His legendary fashion career was ignited by an award. In his twilight years, he acted as a judge for the LVMH Prize for Young Fashion Designers, leaving most contenders starstruck.
And now he will be immortalized with a fashion prize in his name. LVMH Moët Hennessy Louis Vuitton confirmed exclusively to WWD that its Special Prize will henceforth be named the Karl Lagerfeld Prize.
The first one is to be presented during the sixth edition of the contest on Sept. 4 at the Fondation Louis Vuitton.
“Karl Lagerfeld, creative director of the house of Fendi since 1965, was involved in the prize since its launch,” said Delphine Arnault, the force behind the high-profile design competition. “He was fully committed to it since Day One, transporting us with his enthusiasm and his energy, sharing with everyone, whether other jury members or candidates, his culture and his passion for fashion. We shall always cherish those precious moments.”
A key talent scout at the French luxury conglomerate and the number-two executive at its flagship Louis Vuitton brand, Arnault added that the Karl Lagerfeld Prize “naturally perpetuates the closeness we developed over the years and is a tribute to the man’s unique creative genius, to his ability to turn Paris into the fashion capital of the world.”
The winner of the Karl prize is to receive 150,000 euros and a one-year mentorship program provided by a dedicated LVMH team offering expertise in such areas as intellectual property, sourcing, production, distribution, image, communication and marketing.
Established in 2014 and unique in its online-only application process, the LVMH Prize is open for anyone under age 40 who has produced and sold at least two women’s or men’s ready-to-wear collections. Each year, three graduates from fashion schools are also recognized.
This year’s prize attracted more than 1,700 applicants from 100-plus countries.
The special Karl Lagerfeld Prize is bound to be coveted, given his stature as one of the most accomplished and admired fashion figures of the last century for his work at Chanel, Fendi, Chloé and his signature brand. He died last February at age 85.
Lagerfeld famously won an award from the International Wool Secretariat in 1954, as did Yves Saint Laurent, proving the potential and value of such early recognition.
The finalists for this year’s LVMH Prize — which comes with 300,000 euros plus a year of coaching from experts at family-controlled LVMH — are Anrealage, designed by Kunihiko Morinaga; Bethany Williams; Bode by Emily Adams Bode; Hed Mayner; Kenneth Ize; Phipps by Spencer Phipps; Stefan Cooke by Stefan Cooke and Jake Burt, and Thebe Magugu.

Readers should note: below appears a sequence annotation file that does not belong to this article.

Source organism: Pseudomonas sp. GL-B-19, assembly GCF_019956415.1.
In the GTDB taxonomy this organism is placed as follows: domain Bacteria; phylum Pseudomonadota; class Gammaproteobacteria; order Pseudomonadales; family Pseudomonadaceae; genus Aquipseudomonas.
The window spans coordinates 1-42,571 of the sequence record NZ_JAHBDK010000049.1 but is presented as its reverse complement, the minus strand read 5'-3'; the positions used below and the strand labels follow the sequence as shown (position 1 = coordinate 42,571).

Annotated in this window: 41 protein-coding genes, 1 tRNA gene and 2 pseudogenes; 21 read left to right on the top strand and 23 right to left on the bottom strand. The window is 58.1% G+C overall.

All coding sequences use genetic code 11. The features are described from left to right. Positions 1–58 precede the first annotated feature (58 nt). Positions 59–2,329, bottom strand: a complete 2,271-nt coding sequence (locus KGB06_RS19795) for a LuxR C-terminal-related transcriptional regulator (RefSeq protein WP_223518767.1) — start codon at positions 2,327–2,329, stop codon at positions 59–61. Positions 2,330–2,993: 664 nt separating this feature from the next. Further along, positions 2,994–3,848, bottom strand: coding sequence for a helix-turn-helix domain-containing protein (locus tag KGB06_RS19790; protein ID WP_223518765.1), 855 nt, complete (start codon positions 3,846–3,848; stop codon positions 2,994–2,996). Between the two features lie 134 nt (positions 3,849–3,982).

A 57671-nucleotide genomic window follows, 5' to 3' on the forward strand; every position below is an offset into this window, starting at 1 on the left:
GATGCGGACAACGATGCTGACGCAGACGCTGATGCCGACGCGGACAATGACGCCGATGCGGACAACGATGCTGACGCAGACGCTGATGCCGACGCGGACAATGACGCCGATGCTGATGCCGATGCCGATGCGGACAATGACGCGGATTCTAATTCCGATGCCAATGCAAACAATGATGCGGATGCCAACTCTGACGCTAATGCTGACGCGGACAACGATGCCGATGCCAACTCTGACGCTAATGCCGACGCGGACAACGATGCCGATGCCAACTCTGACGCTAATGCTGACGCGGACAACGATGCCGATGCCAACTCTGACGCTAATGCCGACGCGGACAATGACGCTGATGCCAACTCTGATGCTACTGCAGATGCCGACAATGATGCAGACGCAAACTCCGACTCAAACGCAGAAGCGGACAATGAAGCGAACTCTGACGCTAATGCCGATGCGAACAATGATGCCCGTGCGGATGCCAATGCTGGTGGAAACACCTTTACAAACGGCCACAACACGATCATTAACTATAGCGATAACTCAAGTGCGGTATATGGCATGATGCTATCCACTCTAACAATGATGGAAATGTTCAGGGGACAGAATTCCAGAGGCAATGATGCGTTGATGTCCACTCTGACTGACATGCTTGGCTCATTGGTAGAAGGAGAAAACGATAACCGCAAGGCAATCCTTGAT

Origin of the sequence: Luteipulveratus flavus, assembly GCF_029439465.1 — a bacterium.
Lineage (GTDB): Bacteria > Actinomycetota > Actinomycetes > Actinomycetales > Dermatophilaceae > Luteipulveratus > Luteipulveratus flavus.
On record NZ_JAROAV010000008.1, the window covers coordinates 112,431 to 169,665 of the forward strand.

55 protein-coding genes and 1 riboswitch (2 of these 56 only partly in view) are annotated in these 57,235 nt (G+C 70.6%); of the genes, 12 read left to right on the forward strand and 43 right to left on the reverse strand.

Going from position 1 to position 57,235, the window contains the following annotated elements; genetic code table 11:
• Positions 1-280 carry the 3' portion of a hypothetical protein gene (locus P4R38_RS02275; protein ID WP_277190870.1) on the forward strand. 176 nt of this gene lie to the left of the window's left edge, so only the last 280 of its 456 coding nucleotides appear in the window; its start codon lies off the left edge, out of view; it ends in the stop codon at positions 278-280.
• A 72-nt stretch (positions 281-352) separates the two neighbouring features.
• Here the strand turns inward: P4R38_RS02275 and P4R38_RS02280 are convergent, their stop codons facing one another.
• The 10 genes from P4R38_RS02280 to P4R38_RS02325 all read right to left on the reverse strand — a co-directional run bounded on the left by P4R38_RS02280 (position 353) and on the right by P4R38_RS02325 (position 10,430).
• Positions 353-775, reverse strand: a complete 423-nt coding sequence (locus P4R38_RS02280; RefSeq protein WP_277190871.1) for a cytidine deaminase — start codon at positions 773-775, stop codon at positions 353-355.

As usual, the jury is stacked with LVMH fashion stars including Dior’s Maria Grazia Chiuri, Marc Jacobs, Louis Vuitton’s Nicolas Ghesquière, Loewe’s Jonathan Anderson, Berluti’s Kris Van Assche, and Givenchy’s Clare Waight Keller, as well as executives Delphine Arnault, Jean-Paul Claverie and Sidney Toledano.
In the past, the jury has handed special prizes to Hood by Air’s Shayne Oliver, Simon Porte Jacquemus and others. Grand prize winners have included Masayuki Ino of Doublet, Marine Serre, Grace Wales Bonner, and Marta Marques and Paulo Almeida of Marques’Almeida.
Lagerfeld took a grandfatherly approach to the young winners and contenders, most of whom were gobsmacked to interact with the fashion icon.
The inaugural prize went to Canadian designer Thomas Tait, whose submission to the judges included a booklet of delicate, X-ray-like etchings with a superhero undercurrent. “He’s an artist in a way,” Lagerfeld said of Tait at the time. “He sketches very well, and as you know, I like sketches.”
The new Karl prize is the latest LVMH-led tribute to the late designer, who had cultivated a close friendship with LVMH chairman and chief executive officer Bernard Arnault and his wife Helene, an acclaimed pianist. Most recently, LVMH-owned Fendi, where Lagerfeld had designed its furs and rtw since 1965, dedicated its fall 2019 couture show in Rome to him, parading 54 looks, one for each year of his celebrated tenure there, and some inspired by his past collections.
Meanwhile, the Karl Lagerfeld brand has enlisted a host of his famous friends and admirers, from Cara Delevingne and Kate Moss to Lewis Hamilton, to design white shirts that will displayed during Paris Fashion Week in September and then auctioned off for charity.